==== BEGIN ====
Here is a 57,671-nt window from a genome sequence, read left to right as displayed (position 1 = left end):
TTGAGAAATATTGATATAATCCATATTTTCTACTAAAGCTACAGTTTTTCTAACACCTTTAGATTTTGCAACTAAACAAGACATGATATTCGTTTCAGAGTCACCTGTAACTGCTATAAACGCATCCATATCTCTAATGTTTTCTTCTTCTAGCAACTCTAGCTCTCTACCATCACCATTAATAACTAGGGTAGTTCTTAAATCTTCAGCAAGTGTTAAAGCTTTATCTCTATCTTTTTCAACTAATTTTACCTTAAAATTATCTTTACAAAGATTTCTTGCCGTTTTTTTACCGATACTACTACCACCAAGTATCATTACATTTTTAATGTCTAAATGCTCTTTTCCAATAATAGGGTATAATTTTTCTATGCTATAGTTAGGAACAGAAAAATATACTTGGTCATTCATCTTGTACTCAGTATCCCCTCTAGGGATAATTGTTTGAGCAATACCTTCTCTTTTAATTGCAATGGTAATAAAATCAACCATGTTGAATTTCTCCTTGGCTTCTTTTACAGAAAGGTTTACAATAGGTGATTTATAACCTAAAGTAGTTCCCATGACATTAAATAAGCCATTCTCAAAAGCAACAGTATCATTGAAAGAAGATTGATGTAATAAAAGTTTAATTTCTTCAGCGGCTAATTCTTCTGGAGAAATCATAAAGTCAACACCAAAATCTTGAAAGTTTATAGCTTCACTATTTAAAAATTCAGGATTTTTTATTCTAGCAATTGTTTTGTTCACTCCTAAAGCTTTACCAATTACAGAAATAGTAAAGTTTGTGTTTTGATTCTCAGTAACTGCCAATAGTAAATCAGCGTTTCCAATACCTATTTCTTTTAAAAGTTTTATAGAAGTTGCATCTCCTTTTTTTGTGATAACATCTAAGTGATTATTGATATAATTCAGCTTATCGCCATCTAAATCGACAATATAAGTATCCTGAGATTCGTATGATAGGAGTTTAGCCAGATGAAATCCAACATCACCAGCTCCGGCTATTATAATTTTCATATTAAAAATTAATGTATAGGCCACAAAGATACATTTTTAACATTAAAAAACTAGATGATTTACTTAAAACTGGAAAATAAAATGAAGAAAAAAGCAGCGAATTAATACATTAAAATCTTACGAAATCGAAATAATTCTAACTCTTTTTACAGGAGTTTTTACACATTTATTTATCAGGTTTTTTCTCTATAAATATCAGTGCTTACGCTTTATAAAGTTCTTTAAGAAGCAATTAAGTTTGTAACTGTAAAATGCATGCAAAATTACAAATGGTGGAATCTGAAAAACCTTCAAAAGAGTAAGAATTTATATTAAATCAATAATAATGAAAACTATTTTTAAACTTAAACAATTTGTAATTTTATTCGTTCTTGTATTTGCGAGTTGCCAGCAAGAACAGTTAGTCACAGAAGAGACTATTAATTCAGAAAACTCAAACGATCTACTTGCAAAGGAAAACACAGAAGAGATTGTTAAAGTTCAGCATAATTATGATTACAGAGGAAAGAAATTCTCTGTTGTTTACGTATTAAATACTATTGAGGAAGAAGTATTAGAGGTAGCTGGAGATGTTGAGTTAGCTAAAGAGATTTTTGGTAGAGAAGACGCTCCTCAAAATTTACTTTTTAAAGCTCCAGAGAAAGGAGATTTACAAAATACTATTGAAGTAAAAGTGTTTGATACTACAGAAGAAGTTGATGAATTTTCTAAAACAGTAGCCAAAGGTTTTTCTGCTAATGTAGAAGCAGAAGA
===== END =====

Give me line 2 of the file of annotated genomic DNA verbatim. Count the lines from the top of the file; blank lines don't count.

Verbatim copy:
TTGAGAAATATTGATATAATCCATATTTTCTACTAAAGCTACAGTTTTTCTAACACCTTTAGATTTTGCAACTAAACAAGACATGATATTCGTTTCAGAGTCACCTGTAACTGCTATAAACGCATCCATATCTCTAATGTTTTCTTCTTCTAGCAACTCTAGCTCTCTACCATCACCATTAATAACTAGGGTAGTTCTTAAATCTTCAGCAAGTGTTAAAGCTTTATCTCTATCTTTTTCAACTAATTTTACCTTAAAATTATCTTTACAAAGATTTCTTGCCGTTTTTTTACCGATACTACTACCACCAAGTATCATTACATTTTTAATGTCTAAATGCTCTTTTCCAATAATAGGGTATAATTTTTCTATGCTATAGTTAGGAACAGAAAAATATACTTGGTCATTCATCTTGTACTCAGTATCCCCTCTAGGGATAATTGTTTGAGCAATACCTTCTCTTTTAATTGCAATGGTAATAAAATCAACCATGTTGAATTTCTCCTTGGCTTCTTTTACAGAAAGGTTTACAATAGGTGATTTATAACCTAAAGTAGTTCCCATGACATTAAATAAGCCATTCTCAAAAGCAACAGTATCATTGAAAGAAGATTGATGTAATAAAAGTTTAATTTCTTCAGCGGCTAATTCTTCTGGAGAAATCATAAAGTCAACACCAAAATCTTGAAAGTTTATAGCTTCACTATTTAAAAATTCAGGATTTTTTATTCTAGCAATTGTTTTGTTCACTCCTAAAGCTTTACCAATTACAGAAATAGTAAAGTTTGTGTTTTGATTCTCAGTAACTGCCAATAGTAAATCAGCGTTTCCAATACCTATTTCTTTTAAAAGTTTTATAGAAGTTGCATCTCCTTTTTTTGTGATAACATCTAAGTGATTATTGATATAATTCAGCTTATCGCCATCTAAATCGACAATATAAGTATCCTGAGATTCGTATGATAGGAGTTTAGCCAGATGAAATCCAACATCACCAGCTCCGGCTATTATAATTTTCATATTAAAAATTAATGTATAGGCCACAAAGATACATTTTTAACATTAAAAAACTAGATGATTTACTTAAAACTGGAAAATAAAATGAAGAAAAAAGCAGCGAATTAATACATTAAAATCTTACGAAATCGAAATAATTCTAACTCTTTTTACAGGAGTTTTTACACATTTATTTATCAGGTTTTTTCTCTATAAATATCAGTGCTTACGCTTTATAAAGTTCTTTAAGAAGCAATTAAGTTTGTAACTGTAAAATGCATGCAAAATTACAAATGGTGGAATCTGAAAAACCTTCAAAAGAGTAAGAATTTATATTAAATCAATAATAATGAAAACTATTTTTAAACTTAAACAATTTGTAATTTTATTCGTTCTTGTATTTGCGAGTTGCCAGCAAGAACAGTTAGTCACAGAAGAGACTATTAATTCAGAAAACTCAAACGATCTACTTGCAAAGGAAAACACAGAAGAGATTGTTAAAGTTCAGCATAATTATGATTACAGAGGAAAGAAATTCTCTGTTGTTTACGTATTAAATACTATTGAGGAAGAAGTATTAGAGGTAGCTGGAGATGTTGAGTTAGCTAAAGAGATTTTTGGTAGAGAAGACGCTCCTCAAAATTTACTTTTTAAAGCTCCAGAGAAAGGAGATTTACAAAATACTATTGAAGTAAAAGTGTTTGATACTACAGAAGAAGTTGATGAATTTTCTAAAACAGTAGCCAAAGGTTTTTCTGCTAATGTAGAAGCAGAAGA